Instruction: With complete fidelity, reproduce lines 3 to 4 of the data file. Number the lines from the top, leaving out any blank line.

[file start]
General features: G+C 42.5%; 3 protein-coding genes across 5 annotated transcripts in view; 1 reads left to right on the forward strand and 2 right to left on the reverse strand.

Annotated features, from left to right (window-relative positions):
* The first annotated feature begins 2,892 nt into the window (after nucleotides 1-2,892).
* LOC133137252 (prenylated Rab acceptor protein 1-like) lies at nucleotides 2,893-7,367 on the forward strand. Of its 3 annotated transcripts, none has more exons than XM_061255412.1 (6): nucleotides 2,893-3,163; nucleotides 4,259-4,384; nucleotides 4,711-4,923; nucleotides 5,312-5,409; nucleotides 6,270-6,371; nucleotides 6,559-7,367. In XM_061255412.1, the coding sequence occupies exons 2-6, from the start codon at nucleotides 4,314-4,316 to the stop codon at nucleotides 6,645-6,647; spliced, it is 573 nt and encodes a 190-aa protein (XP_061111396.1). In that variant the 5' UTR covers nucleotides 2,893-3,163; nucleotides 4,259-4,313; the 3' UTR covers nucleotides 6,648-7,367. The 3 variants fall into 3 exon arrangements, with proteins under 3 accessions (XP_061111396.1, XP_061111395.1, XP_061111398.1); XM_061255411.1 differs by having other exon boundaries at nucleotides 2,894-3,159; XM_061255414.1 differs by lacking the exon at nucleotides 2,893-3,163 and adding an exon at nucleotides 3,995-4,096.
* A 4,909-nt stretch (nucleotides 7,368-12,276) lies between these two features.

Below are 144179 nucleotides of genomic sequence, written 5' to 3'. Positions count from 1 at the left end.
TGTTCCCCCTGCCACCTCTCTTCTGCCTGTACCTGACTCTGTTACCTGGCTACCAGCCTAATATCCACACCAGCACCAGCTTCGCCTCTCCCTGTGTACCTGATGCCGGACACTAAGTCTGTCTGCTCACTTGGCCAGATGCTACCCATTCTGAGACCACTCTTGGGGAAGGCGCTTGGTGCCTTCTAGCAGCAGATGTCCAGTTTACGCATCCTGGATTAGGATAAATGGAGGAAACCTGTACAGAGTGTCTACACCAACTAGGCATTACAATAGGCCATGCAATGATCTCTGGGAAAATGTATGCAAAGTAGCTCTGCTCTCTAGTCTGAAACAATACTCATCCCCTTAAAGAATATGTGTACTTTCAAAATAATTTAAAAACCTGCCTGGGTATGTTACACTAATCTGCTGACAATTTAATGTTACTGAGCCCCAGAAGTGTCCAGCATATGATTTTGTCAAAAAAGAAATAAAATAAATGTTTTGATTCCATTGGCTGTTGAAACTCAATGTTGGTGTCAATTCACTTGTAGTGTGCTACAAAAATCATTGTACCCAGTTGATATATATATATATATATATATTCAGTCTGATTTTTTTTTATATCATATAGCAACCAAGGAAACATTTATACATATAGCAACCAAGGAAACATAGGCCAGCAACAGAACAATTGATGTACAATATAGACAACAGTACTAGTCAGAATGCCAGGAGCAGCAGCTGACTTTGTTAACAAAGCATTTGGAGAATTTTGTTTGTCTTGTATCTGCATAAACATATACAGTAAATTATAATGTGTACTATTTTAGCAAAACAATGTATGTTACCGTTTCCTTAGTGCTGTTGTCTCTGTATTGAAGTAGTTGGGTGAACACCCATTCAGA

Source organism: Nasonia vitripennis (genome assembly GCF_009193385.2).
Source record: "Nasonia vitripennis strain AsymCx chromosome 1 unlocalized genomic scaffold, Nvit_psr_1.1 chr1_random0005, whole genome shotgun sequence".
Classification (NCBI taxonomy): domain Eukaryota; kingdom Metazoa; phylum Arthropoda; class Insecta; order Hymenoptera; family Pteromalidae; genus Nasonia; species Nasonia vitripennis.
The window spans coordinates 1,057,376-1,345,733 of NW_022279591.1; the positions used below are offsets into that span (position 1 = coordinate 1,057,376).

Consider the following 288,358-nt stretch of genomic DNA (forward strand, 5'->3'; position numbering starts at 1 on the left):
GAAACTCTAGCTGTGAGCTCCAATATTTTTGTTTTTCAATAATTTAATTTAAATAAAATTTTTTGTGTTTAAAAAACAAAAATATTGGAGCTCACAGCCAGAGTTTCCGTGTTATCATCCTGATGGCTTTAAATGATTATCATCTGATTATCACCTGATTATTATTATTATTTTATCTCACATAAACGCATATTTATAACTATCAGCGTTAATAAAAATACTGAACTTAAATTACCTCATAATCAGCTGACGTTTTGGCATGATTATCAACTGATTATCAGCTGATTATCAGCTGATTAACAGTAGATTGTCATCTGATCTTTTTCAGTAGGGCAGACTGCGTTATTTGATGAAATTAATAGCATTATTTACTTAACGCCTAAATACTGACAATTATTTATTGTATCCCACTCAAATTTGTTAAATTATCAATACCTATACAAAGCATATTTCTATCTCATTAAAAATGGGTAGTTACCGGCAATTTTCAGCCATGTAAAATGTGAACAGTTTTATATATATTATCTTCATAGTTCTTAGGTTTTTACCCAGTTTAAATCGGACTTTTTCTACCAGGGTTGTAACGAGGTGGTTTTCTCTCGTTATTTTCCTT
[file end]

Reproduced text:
* The first annotated feature begins 2,892 nt into the window (after nucleotides 1-2,892).
* LOC133137252 (prenylated Rab acceptor protein 1-like) lies at nucleotides 2,893-7,367 on the forward strand. Of its 3 annotated transcripts, none has more exons than XM_061255412.1 (6): nucleotides 2,893-3,163; nucleotides 4,259-4,384; nucleotides 4,711-4,923; nucleotides 5,312-5,409; nucleotides 6,270-6,371; nucleotides 6,559-7,367. In XM_061255412.1, the coding sequence occupies exons 2-6, from the start codon at nucleotides 4,314-4,316 to the stop codon at nucleotides 6,645-6,647; spliced, it is 573 nt and encodes a 190-aa protein (XP_061111396.1). In that variant the 5' UTR covers nucleotides 2,893-3,163; nucleotides 4,259-4,313; the 3' UTR covers nucleotides 6,648-7,367. The 3 variants fall into 3 exon arrangements, with proteins under 3 accessions (XP_061111396.1, XP_061111395.1, XP_061111398.1); XM_061255411.1 differs by having other exon boundaries at nucleotides 2,894-3,159; XM_061255414.1 differs by lacking the exon at nucleotides 2,893-3,163 and adding an exon at nucleotides 3,995-4,096.